Really Useful Sailing Tips – Sail Trim
Really Useful Sailing Tips – Sail Trim
Even if you are only cruising, trimming the sails correctly will make your boat speed more efficient, reduce leeway and generally give a more comfortable ride. Here are some valuable sail trim tips.
Tip 1 – General Sail Trim
Powering up your sails is all about angle of attack. At zero angle of attack the sail is luffing. Trim in to increase angle of attack and increase power. Ease the sails out and power is reduced. Angle of attack is also controlled by the helmsman. Bear off to increase power, and head up to reduce power. This works for reaching and close hauled sailing.
Tip 2 – Sails – flat or deep?
A key source of power is the amount of draft or depth in your sails. Sail depth controls the power, acceleration and drag of the sail. More depth creates more power and acceleration while a flat sail has less power and less drag. A deep sail is best for punching through waves and chop, or for accelerating after tacking. A flat sail will be faster in smooth water. In strong conditions it’s best to have a flat sail. If your lee rail is in the water you are overpowered and will have lost speed.
Tip 3 – Sails – Twist
Twist is also a source of power. Effectively a sail is twisted when it is let out at the top but pulled in at the bottom. Using the mainsheet, kicker and traveller together you will achieve the required twist. There tends to be stronger wind flow at the top of a sail. Twist can be fine tuned to match actual conditions. Less twist is good for pointing higher, more twist is good for speed and acceleration. In overpowering conditions power can be reduced by easing sheets and reducing twist – this works well in lumpy waves. In smooth water it’s better to flatten the sails. Keep both main and genoa in matching formation to maintain a consistent slot between the sails, maximising efficiency.
Tip 4 – Preparing to hoist the spinnaker
Before hoisting the spinnaker check that the pole is in the right position and that the guy has plenty of turns around the winch. Make sure the sheet is not too tight, and that the halyard goes right to the top of the block on the mast. That way when the spinnaker fills it will be set correctly right from the start, with only minimum adjustments needed. The boat won’t lurch around and it will be easier on the helm.
Tip 5 – Spinnaker hoisting
Setting a spinnaker can be hassle free with a bit of forward planning, preparation and crew co-operation. Always make sure the spinnaker is properly packed in the bag so it comes out with all three corners free and untwisted around the body of the kite. Larger spinnakers can have wool tied around the first few feet of the head to ensure a clean hoist. Make sure each crew member knows what they have to do, one each on the guy, sheet, halyard and topping lift/downhaul. Don’t try setting a spinnaker in strong winds unless you have practised in light airs first and sorted the process –otherwise it will end in tears!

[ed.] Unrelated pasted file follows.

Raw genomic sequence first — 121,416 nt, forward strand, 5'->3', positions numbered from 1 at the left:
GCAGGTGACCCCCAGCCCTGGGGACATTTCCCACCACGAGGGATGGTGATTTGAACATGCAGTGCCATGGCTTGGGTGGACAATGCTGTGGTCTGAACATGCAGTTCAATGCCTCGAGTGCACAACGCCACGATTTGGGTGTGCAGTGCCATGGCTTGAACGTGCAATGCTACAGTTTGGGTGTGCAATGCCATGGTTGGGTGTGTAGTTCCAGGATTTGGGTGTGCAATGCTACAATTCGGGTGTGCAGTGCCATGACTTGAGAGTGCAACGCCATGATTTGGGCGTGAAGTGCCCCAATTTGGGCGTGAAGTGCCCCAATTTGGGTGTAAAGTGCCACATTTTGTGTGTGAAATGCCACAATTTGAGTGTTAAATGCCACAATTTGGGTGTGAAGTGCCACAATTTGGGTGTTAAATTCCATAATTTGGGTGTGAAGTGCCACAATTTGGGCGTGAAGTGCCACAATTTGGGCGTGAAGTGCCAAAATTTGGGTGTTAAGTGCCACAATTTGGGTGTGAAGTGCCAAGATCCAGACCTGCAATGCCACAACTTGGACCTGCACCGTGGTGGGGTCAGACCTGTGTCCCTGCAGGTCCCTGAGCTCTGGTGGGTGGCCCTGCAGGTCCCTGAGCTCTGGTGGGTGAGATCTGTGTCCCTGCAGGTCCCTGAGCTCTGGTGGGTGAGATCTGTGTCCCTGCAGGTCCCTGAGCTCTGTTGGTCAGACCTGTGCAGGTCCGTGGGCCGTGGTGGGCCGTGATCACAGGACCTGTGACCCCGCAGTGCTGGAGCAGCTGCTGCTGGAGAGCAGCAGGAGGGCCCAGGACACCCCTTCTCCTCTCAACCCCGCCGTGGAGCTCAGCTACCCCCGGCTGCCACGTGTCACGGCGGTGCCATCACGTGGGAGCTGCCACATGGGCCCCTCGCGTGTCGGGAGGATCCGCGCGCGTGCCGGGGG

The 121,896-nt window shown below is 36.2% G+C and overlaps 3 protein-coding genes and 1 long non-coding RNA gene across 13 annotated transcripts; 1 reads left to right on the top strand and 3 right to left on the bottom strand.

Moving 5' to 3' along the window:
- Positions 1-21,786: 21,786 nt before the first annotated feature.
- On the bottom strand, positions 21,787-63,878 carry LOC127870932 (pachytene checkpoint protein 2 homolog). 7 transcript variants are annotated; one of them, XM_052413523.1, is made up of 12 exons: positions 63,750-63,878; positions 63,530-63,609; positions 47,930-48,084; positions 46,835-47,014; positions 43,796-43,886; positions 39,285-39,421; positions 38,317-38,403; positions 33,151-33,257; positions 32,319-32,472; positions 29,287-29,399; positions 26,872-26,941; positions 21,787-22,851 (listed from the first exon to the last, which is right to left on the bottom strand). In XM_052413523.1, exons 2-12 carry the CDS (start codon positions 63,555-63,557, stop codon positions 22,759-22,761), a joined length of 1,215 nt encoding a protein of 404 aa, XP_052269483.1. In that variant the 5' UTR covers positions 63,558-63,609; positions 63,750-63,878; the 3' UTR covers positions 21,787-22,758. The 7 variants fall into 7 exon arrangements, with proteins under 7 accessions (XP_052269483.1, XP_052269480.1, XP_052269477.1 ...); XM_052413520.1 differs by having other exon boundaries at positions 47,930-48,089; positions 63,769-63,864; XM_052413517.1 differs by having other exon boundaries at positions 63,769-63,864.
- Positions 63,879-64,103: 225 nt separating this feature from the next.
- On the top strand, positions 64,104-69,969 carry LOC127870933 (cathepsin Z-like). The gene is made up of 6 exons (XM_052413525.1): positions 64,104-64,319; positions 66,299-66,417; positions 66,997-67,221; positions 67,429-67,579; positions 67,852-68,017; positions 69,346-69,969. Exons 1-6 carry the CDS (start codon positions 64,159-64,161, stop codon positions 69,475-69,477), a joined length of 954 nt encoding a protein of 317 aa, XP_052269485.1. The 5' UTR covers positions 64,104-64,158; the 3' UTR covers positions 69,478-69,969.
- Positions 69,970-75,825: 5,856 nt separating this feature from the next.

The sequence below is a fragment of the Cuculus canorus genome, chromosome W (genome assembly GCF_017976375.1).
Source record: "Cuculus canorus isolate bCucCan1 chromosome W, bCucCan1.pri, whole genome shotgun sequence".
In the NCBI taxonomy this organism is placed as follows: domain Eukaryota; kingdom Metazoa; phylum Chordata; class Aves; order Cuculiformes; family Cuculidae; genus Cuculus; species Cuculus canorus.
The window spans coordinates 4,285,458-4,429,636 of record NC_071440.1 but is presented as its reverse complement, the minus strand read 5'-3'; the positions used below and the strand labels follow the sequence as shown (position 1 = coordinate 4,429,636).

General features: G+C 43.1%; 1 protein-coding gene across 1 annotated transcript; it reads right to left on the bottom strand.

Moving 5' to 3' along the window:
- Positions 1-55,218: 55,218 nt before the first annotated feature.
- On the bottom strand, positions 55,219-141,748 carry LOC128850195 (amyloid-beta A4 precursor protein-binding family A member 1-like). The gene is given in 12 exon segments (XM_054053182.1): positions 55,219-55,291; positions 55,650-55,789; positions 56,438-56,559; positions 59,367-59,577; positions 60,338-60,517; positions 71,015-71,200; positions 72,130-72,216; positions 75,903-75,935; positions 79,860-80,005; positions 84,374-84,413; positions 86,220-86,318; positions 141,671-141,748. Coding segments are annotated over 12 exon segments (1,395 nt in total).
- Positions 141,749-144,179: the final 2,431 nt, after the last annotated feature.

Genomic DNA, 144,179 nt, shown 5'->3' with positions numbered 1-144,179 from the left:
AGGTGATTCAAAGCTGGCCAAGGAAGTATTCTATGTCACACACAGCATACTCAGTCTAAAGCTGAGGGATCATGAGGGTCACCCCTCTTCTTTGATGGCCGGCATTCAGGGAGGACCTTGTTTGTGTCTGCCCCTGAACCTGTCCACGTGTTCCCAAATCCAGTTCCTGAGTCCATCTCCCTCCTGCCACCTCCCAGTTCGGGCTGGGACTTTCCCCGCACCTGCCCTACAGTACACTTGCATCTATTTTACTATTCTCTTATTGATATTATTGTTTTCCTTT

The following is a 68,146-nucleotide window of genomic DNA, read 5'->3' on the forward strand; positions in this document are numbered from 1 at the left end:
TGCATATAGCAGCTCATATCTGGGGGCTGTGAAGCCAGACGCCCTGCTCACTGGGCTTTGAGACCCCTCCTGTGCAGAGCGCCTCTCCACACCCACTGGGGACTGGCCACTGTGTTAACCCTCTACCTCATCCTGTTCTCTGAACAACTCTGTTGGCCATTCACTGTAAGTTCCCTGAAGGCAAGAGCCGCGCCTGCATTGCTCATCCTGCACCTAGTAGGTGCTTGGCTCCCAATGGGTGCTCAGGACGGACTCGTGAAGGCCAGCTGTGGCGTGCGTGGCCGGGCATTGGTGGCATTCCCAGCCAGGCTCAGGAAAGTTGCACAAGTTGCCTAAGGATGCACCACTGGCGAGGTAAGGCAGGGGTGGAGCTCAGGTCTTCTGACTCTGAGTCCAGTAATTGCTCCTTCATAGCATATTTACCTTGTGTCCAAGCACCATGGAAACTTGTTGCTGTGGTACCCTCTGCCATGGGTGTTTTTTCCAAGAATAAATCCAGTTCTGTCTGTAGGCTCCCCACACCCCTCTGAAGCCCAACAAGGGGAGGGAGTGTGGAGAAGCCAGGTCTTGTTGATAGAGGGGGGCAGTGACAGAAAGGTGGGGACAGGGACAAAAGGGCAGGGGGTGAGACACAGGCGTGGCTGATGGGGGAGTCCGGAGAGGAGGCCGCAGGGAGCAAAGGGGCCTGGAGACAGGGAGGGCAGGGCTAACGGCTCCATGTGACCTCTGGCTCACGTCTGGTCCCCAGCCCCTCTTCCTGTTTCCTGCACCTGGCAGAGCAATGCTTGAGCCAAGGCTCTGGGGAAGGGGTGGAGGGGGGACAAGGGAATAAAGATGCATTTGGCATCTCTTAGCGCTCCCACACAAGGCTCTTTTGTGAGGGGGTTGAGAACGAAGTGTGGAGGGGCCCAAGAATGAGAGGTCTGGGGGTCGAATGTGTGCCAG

Tip 6 – Spinnaker setting
The spinnaker should be kept as symmetrical and as rounded as possible (so the maximum area is ‘presented’ to the wind). The spinnaker pole is critical to achieving this, so the pole should always be level with the clew it is attached to (it may be lower in light winds and higher in moderate winds), therefore it may need to be adjusted at the mast as well as at the clew end. The pole should also be at right angles to the apparent wind direction – that is the wind coming across the deck. Both clews should be level with each other.
Tip 7 – Spinnaker drop
When dropping the spinnaker make sure the halyard is free to run. Coil it loosely around the winch then move it to the deck and turn the coil over so it runs free from on top. Make sure someone is holding the lazy guy (or sheet on a smaller boat) and is ready to gather then drop 50% of the halyard quickly to take the power out of the sail. Control the rest of the drop to the speed that the crew gather it in. Lastly, drop the pole forward and down on to the deck and tidy everything up. Don’t forget to repack the spinnaker ready for the next hoist!
As with all these things practice makes perfect and you will soon get a feel for the correct sail trim for the conditions.